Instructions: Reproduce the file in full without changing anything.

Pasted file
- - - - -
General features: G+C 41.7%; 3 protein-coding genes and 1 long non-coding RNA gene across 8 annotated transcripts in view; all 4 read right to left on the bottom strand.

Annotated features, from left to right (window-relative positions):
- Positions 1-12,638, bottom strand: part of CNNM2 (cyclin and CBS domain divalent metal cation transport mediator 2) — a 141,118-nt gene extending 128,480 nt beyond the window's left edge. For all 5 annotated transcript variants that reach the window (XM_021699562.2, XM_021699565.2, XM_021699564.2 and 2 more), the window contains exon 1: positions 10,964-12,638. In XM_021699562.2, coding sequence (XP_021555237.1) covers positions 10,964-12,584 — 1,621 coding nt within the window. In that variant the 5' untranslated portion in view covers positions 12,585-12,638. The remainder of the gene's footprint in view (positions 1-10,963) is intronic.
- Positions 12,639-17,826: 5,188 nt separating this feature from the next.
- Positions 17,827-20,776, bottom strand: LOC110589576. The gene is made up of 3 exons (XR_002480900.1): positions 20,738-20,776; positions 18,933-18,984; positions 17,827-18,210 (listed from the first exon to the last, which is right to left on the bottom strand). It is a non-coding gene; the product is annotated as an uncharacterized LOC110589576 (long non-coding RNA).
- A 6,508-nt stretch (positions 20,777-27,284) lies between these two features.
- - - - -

General features: G+C 41.7%; 3 protein-coding genes and 1 long non-coding RNA gene across 8 annotated transcripts in view; all 4 read right to left on the bottom strand.

Annotated features, from left to right (window-relative positions):
- Positions 1-12,638, bottom strand: part of CNNM2 (cyclin and CBS domain divalent metal cation transport mediator 2) — a 141,118-nt gene extending 128,480 nt beyond the window's left edge. For all 5 annotated transcript variants that reach the window (XM_021699562.2, XM_021699565.2, XM_021699564.2 and 2 more), the window contains exon 1: positions 10,964-12,638. In XM_021699562.2, coding sequence (XP_021555237.1) covers positions 10,964-12,584 — 1,621 coding nt within the window. In that variant the 5' untranslated portion in view covers positions 12,585-12,638. The remainder of the gene's footprint in view (positions 1-10,963) is intronic.
- Positions 12,639-17,826: 5,188 nt separating this feature from the next.
- Positions 17,827-20,776, bottom strand: LOC110589576. The gene is made up of 3 exons (XR_002480900.1): positions 20,738-20,776; positions 18,933-18,984; positions 17,827-18,210 (listed from the first exon to the last, which is right to left on the bottom strand). It is a non-coding gene; the product is annotated as an uncharacterized LOC110589576 (long non-coding RNA).
- A 6,508-nt stretch (positions 20,777-27,284) lies between these two features.